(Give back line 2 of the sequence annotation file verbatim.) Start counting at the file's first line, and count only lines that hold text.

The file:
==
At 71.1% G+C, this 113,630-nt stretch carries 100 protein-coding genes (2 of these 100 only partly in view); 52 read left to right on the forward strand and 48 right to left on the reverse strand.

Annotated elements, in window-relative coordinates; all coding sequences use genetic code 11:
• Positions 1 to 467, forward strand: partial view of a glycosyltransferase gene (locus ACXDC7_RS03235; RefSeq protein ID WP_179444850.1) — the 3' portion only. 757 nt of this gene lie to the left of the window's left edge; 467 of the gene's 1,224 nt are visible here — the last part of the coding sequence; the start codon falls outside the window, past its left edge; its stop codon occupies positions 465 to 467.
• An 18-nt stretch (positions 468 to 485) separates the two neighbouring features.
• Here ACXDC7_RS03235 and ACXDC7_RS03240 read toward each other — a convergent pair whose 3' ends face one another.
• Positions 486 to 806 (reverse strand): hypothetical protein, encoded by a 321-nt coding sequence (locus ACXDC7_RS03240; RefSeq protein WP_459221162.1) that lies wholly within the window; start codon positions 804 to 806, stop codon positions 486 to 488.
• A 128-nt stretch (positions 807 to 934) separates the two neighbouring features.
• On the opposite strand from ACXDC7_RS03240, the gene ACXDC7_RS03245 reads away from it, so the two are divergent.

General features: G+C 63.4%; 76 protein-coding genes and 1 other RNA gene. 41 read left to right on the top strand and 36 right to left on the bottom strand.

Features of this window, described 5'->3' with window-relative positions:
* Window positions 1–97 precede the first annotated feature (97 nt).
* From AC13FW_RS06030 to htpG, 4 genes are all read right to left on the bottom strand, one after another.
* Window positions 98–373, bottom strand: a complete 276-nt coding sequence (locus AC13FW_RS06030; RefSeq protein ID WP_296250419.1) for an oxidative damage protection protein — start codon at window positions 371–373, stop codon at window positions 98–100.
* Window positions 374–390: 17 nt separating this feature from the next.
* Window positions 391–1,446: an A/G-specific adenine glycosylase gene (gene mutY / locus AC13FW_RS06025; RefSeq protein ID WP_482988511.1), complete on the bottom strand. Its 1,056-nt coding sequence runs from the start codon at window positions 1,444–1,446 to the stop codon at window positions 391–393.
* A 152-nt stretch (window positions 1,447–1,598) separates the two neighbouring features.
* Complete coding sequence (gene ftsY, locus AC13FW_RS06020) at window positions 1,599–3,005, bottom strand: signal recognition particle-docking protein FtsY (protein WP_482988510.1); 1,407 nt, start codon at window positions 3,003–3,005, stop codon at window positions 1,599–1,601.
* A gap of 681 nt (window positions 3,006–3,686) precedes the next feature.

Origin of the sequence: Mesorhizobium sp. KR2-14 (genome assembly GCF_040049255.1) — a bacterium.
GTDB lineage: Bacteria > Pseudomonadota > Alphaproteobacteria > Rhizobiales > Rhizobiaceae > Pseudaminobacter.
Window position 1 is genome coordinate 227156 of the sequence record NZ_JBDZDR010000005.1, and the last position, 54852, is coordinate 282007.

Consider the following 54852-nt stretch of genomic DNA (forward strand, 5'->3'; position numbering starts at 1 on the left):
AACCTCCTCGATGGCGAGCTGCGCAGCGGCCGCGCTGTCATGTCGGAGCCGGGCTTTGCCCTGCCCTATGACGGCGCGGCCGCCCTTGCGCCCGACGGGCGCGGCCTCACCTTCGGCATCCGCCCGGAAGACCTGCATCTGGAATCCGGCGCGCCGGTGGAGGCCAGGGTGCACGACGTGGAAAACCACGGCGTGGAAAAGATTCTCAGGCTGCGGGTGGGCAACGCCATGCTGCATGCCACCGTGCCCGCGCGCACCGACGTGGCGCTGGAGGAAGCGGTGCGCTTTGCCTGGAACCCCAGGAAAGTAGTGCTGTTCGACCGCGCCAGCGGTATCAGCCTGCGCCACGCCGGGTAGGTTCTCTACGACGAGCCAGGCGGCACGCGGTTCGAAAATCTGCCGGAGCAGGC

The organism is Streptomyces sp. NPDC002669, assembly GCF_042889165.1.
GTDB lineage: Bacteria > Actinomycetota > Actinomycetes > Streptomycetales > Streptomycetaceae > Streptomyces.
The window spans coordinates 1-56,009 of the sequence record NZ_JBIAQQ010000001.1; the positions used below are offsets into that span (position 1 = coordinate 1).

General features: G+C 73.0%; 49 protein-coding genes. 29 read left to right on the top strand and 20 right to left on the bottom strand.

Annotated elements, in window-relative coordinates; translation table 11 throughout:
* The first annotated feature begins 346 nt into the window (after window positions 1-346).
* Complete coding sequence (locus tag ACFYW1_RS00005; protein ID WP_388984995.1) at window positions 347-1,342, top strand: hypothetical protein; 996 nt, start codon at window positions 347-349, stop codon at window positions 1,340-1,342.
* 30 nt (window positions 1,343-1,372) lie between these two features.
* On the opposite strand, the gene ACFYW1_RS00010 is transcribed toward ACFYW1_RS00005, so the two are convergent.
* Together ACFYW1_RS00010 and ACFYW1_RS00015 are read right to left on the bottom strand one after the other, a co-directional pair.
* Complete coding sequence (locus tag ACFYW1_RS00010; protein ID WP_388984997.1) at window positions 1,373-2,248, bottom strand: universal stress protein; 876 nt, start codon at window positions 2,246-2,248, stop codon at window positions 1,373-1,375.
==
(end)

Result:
Annotated elements, in window-relative coordinates; all coding sequences use genetic code 11: